nTopology – developer of software for optimizing part geometry for 3D printing technology, announced the introduction of the 3rd generation technology for creating lattice structures that significantly increase the strength of printed parts, while reducing their weight. The design tools developed are designed to give users greater control over complex lattice-based structures. The new version of the software contains 37 blocks that have been developed over the last 22 months, each of which has been designed so that new users of the software can learn faster and more intuitively how to apply advanced techniques of creating lattice structures and improve the process of their generation in existing lattice structures. 3D models.
The new technology also lays the groundwork for further nTopology-developed features that the company believes will enable users to “unleash future innovations.” nTopology has broken down lattice generation into three basic steps: unit cell selection, cell map definition, and lattice network parameter control. Mastering these simple steps will allow users to learn more advanced part optimization techniques faster and more intuitively.
For existing users of the platform, the goal was to facilitate the transition to the new lattic technology. To this end, users will find three new, easy-to-use blocks that will enable them to quickly duplicate the results of workflows using old technology, thus transferring their existing workflows to the new software.
According to nTopology, one of the advantages of the new lattice technology is the significant performance gain, especially for trusses with very high beam and cell counts. For example, generating a network from over 50,000 unit cells took 45 to 60 seconds, while now it can be rebuilt in just one or two seconds, which means a 50-fold increase in performance.
The new technology also comes with several new capabilities to further streamline the lattice design and optimization process. First, new warping tools allow users to apply field-based design techniques to control a network cell map in the same way that they can control its thickness. Combining this feature with real-time visualization enables users to fine-tune complex shapes and design conformal meshes.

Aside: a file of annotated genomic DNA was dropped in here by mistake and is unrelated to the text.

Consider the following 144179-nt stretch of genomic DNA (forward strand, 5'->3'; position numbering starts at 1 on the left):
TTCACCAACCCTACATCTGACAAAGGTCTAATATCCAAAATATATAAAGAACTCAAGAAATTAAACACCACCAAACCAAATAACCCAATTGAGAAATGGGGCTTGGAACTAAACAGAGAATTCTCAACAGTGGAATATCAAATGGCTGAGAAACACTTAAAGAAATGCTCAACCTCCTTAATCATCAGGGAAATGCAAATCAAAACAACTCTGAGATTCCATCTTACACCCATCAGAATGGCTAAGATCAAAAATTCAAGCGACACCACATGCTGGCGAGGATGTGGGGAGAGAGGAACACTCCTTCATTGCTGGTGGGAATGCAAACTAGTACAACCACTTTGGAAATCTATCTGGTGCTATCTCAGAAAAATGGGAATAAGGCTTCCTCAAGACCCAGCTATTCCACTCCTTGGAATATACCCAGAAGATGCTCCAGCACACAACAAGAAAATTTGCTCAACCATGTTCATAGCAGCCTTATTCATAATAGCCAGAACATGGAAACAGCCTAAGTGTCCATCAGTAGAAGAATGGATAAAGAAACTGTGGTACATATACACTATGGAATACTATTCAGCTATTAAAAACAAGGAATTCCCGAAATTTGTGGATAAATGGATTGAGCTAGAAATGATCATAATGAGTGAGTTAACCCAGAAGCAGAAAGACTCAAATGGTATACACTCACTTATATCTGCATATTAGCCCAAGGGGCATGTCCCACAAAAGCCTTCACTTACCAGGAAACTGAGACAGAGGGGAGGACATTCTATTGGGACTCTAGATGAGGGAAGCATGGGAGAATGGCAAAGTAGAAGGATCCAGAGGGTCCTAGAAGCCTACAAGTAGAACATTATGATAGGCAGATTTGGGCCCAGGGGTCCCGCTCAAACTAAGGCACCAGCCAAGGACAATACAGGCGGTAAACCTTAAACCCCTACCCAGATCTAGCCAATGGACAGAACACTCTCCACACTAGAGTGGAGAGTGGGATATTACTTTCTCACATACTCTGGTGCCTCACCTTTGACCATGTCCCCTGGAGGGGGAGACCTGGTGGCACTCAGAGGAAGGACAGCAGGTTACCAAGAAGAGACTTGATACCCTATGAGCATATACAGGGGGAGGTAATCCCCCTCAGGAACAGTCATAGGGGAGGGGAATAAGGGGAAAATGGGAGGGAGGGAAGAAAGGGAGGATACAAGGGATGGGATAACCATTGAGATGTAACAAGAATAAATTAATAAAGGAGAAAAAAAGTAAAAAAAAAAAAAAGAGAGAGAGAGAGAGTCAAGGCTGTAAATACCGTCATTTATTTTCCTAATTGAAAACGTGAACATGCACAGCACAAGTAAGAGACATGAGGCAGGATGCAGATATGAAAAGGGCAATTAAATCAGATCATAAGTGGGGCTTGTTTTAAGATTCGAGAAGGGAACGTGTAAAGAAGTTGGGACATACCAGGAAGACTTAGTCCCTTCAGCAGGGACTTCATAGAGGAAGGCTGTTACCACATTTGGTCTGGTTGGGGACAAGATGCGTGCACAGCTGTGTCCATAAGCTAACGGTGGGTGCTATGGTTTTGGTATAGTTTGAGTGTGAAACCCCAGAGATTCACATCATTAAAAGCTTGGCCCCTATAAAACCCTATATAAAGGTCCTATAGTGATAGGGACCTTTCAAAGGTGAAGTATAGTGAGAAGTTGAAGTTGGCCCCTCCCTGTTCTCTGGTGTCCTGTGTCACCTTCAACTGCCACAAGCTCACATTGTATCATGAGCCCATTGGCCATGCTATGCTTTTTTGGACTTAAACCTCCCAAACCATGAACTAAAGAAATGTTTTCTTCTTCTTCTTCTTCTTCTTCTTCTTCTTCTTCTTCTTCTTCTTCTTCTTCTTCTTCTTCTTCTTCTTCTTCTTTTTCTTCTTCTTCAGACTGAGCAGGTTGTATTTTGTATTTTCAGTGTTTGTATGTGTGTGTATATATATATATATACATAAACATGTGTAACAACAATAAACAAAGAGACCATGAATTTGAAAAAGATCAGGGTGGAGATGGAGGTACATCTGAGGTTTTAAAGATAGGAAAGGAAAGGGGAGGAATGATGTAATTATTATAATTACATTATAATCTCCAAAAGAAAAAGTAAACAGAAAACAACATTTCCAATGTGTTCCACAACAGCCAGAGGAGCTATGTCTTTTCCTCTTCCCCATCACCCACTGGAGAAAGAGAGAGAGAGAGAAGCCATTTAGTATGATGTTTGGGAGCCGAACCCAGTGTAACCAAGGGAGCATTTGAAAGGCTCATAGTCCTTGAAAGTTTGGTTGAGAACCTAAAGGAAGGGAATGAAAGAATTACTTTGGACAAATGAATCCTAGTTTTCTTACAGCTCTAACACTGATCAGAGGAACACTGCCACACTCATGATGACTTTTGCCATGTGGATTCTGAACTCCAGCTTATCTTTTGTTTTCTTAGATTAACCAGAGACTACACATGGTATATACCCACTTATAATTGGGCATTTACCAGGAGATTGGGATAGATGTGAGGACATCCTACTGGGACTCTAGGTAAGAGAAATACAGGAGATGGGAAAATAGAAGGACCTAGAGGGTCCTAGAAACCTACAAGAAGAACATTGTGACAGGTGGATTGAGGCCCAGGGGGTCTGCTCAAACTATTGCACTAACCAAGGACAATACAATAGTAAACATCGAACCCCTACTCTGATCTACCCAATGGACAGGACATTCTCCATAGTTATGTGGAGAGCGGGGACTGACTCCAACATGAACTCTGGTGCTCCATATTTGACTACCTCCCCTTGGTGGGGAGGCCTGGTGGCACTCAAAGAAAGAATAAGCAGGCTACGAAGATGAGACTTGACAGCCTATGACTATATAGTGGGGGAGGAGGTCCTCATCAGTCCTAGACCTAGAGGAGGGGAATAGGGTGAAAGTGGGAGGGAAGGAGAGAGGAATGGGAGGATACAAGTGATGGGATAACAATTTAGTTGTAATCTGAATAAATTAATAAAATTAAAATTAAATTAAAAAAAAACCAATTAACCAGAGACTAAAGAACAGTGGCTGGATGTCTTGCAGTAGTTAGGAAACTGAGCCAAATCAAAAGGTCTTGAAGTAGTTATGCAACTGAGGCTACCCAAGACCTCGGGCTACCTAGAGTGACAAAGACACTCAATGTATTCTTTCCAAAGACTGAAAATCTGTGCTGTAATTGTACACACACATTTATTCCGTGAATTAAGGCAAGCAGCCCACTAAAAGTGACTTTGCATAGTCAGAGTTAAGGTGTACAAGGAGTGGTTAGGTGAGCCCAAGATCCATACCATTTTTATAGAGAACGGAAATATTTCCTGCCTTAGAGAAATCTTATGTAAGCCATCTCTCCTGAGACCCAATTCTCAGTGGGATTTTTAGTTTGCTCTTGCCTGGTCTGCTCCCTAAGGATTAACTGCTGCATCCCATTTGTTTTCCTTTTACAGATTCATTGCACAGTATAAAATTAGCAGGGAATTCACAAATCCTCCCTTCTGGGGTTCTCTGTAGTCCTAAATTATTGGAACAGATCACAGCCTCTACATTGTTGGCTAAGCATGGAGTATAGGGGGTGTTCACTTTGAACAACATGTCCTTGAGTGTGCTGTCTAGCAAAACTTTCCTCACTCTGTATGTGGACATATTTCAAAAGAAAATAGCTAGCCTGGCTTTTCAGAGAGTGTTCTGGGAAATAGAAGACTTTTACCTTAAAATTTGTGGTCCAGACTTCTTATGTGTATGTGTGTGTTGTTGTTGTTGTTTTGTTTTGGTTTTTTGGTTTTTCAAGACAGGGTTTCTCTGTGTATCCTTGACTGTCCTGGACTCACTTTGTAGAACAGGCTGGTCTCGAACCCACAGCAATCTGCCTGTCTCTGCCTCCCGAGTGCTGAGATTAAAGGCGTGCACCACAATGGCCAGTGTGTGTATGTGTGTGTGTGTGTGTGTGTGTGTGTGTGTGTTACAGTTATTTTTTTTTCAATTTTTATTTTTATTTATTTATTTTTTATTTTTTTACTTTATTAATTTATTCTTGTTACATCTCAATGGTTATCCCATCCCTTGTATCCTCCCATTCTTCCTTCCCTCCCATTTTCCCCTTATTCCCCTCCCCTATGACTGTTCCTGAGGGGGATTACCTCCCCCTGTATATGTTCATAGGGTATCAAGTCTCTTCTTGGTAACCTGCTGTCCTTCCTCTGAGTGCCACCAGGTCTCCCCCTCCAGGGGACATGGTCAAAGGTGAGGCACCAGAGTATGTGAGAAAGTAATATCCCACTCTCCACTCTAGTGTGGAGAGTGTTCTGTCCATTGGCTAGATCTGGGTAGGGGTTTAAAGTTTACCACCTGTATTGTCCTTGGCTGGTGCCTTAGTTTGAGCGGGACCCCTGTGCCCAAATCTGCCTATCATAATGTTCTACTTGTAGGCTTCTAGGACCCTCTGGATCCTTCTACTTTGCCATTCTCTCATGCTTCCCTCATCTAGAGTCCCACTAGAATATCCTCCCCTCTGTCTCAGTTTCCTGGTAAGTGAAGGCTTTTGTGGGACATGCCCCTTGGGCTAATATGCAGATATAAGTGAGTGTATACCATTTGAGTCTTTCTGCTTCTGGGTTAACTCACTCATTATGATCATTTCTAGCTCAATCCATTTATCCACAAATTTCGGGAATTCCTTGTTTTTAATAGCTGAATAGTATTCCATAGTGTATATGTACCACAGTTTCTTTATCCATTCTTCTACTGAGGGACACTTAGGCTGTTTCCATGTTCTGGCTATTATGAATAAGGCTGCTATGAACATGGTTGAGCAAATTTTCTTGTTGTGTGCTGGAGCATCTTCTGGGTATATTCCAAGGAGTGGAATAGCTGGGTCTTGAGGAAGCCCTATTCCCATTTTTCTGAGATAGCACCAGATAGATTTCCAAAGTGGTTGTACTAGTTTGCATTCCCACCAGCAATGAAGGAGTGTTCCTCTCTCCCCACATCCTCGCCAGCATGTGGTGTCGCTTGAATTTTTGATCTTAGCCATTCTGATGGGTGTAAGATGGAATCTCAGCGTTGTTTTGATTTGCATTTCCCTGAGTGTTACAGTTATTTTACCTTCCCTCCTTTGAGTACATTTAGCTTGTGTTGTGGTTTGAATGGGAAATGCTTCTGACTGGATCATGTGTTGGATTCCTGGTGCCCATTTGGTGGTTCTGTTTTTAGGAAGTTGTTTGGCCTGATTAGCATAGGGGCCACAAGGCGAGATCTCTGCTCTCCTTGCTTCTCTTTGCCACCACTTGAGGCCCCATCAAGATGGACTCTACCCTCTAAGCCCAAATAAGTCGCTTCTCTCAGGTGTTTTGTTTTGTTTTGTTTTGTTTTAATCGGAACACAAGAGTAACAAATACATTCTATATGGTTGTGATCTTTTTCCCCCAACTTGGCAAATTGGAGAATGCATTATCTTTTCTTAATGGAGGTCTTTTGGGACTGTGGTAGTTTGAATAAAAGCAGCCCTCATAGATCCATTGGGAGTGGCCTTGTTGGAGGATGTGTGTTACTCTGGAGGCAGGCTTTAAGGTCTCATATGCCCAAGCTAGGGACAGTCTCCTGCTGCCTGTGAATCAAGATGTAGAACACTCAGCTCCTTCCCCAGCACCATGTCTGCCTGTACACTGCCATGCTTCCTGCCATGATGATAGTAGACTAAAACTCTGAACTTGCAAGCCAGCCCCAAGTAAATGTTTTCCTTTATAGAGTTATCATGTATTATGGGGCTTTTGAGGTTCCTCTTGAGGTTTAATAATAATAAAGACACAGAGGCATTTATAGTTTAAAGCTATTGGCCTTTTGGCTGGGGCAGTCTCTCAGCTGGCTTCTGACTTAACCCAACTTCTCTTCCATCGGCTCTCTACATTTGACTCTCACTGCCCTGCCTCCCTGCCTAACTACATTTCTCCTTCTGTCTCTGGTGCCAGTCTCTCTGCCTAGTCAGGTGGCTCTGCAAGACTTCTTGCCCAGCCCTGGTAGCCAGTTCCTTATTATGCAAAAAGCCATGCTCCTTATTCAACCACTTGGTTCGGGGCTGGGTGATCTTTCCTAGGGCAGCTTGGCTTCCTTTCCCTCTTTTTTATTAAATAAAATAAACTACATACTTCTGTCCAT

In addition, the new technology offers a unified workflow, whether users are working with a graph, TPMS, or custom unit cell, making it easy to quickly switch between different network types. This not only saves time, but also facilitates the preparation of the computational design of the experiments for optimization.
The software also includes new filtering tools that allow users to select lattice beams based on specific criteria such as length, angle, connectivity or thickness, meaning they can control certain parameters of their network structures and optimize them for production. Moreover, users can create cell maps that conform to quadruple mesh surfaces, allowing the design of conformal rib meshes to increase the stiffness of solids of even the most complex or organic shapes.
The company is currently developing a novel optimization feature that aims to enable users to automatically generate lattice structures optimized for their specific engineering requirements such as targeted stiffness or weight. The nTopology team is also working on custom chart unit cells. If users want to use a unit cell type not yet included in the platform, they will be able to sketch their own custom unit cells and define related design parameters including beam thickness, length, fillet radii, and more.